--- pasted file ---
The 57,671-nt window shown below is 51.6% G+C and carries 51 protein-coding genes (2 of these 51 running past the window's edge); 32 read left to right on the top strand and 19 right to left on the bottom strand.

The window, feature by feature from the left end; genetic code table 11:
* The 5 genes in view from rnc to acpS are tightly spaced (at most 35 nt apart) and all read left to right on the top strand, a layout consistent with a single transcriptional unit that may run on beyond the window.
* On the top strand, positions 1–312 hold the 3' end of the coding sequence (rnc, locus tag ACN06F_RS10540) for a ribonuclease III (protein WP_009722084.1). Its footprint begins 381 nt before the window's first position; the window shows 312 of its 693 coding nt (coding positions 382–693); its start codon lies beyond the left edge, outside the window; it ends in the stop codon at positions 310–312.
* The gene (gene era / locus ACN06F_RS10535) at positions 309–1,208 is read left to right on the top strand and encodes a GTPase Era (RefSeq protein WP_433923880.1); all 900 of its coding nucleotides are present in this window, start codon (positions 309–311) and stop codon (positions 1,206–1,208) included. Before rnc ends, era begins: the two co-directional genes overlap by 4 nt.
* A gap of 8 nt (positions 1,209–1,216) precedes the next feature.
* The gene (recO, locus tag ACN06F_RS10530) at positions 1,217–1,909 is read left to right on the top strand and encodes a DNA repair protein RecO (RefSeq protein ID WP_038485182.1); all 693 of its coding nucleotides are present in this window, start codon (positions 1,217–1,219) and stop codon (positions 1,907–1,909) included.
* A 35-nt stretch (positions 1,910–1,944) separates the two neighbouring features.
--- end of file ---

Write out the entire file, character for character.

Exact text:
The 57,671-nt window shown below is 51.6% G+C and carries 51 protein-coding genes (2 of these 51 running past the window's edge); 32 read left to right on the top strand and 19 right to left on the bottom strand.

The window, feature by feature from the left end; genetic code table 11:
* The 5 genes in view from rnc to acpS are tightly spaced (at most 35 nt apart) and all read left to right on the top strand, a layout consistent with a single transcriptional unit that may run on beyond the window.
* On the top strand, positions 1–312 hold the 3' end of the coding sequence (rnc, locus tag ACN06F_RS10540) for a ribonuclease III (protein WP_009722084.1). Its footprint begins 381 nt before the window's first position; the window shows 312 of its 693 coding nt (coding positions 382–693); its start codon lies beyond the left edge, outside the window; it ends in the stop codon at positions 310–312.
* The gene (gene era / locus ACN06F_RS10535) at positions 309–1,208 is read left to right on the top strand and encodes a GTPase Era (RefSeq protein WP_433923880.1); all 900 of its coding nucleotides are present in this window, start codon (positions 309–311) and stop codon (positions 1,206–1,208) included. Before rnc ends, era begins: the two co-directional genes overlap by 4 nt.
* A gap of 8 nt (positions 1,209–1,216) precedes the next feature.
* The gene (recO, locus tag ACN06F_RS10530) at positions 1,217–1,909 is read left to right on the top strand and encodes a DNA repair protein RecO (RefSeq protein ID WP_038485182.1); all 693 of its coding nucleotides are present in this window, start codon (positions 1,217–1,219) and stop codon (positions 1,907–1,909) included.
* A 35-nt stretch (positions 1,910–1,944) separates the two neighbouring features.